Dozens of Women Injured by New Device Promising to 'Get Rid of Cellulite'

A device called the FasciaBlaster designed to "get rid of cellulite" created by a self-identified scientist is going viral on Facebook, but women are coming forward with allegations of serious injury after using it.

The tool, a plastic stick with four octopus-like massaging claws, has racked up almost 300,000 followers on Facebook and has received airtime from shows like Extra and the Today show. Its inventor, Ashley Black, says it breaks up fat cells to "get rid of cellulite."

(Photo: YouTube / Ashley Black Guru)

However, BuzzFeed News reports that dozens of women have come forward, filing compaints with the FDA and on the FasciaBlaster's Facebook page that the tool has caused them injury, from severe bruising, to inflammation, to weight gain, to sagging skin, to more cellulite, to nausea, to changes in menstruation.

BuzzFeed News even reports that doctors cannot confirm the scientific reasoning behind the product, calling Black's methods "loose science."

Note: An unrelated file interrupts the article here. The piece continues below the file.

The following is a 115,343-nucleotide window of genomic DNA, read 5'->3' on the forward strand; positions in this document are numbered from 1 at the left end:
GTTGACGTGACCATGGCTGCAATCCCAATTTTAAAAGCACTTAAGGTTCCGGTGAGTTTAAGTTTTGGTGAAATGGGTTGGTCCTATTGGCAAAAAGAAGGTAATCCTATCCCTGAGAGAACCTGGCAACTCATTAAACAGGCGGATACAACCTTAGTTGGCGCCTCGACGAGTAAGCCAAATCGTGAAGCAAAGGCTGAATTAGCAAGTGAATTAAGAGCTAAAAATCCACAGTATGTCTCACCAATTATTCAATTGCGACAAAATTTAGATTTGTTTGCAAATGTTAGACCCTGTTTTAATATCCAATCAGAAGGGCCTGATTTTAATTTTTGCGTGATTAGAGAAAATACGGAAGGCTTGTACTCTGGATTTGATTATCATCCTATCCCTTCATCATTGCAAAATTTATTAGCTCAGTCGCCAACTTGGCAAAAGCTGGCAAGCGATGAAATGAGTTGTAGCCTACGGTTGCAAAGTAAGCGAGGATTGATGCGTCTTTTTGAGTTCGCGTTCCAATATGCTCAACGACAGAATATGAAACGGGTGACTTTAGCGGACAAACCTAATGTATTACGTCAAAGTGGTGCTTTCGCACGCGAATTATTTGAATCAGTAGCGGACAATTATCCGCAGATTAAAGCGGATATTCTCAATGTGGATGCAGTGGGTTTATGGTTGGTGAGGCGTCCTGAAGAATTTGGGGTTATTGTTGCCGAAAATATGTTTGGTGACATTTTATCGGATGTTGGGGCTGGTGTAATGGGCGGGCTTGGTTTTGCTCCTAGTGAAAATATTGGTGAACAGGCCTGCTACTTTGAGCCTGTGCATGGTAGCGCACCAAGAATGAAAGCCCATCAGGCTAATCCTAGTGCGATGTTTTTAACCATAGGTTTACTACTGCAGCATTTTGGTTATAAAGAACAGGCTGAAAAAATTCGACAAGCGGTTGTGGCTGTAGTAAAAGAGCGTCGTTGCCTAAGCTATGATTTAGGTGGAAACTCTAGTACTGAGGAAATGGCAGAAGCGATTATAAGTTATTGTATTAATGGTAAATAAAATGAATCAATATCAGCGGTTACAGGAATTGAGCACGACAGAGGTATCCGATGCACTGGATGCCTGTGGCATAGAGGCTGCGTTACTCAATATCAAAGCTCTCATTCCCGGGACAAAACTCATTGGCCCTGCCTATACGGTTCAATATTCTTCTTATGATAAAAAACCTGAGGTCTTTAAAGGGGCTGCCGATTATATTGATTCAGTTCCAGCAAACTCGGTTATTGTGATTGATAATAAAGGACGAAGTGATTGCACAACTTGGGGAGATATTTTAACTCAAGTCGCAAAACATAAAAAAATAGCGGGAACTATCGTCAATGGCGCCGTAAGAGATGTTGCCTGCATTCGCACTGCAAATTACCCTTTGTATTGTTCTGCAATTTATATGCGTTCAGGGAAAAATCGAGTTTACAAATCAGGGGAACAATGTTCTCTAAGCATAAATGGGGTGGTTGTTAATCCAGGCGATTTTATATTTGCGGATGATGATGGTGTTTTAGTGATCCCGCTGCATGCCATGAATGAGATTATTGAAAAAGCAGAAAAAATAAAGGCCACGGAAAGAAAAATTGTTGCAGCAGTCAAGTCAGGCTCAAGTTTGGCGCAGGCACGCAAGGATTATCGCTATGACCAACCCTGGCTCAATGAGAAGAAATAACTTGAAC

One woman, 49-year-old Julia Lefebvre, claims she still has bruises from the FasciaBlaster six months after she stopped using the product.

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"I was desperate," Lefebvre told BuzzFeed News. "Women are so self-conscious of their bodies it's almost instant gratification you get when you drag that claw across your skin and you get bruises. It's almost like feedback, but in our heads it's like why would women — extremely intelligent women — buy into this? I don't know how I bought into it."

The company's marketing materials say that the FasciaBlaster can "get rid of cellulite," "carve out" muscle, and "erase … pesky fat pockets" by massaging fascia, a real layer of tissue that connects muscle to skin and contributes to the appearance of cellulite.

(Photo: YouTube / Ashley Black Guru)

BuzzFeed News says that in order to use the $89 FasciaBlaster, women are instructed to warm up in a sauna, lather themselves in oil, and vigorously rub the tool along their bodies to "break up" fascia. Bruising is a sign of restoring "unhealthy fascia," Black claims.

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Doctors told BuzzFeed News that it's true that cellulite is caused by fat squeezing through fascia, but challenged many of Black's claims that the FasciaBlaster can "get rid" of cellulite and pop fat cells, and that bruising is a result of breaking up a "fascial adhesion." One doctor told BuzzFeed News these claims are based on "loose science."

The company argues that no legal steps have been taken by complaintants, and that it takes its customers' health seriously.

"We take the safety and welfare of our users very seriously," the company said in a statement. "Our practice is to have an independent third party physician investigate, but none of our users have provided any medical documentation of serious injury."


Photo Credit: Instagram / @ashleyblackguru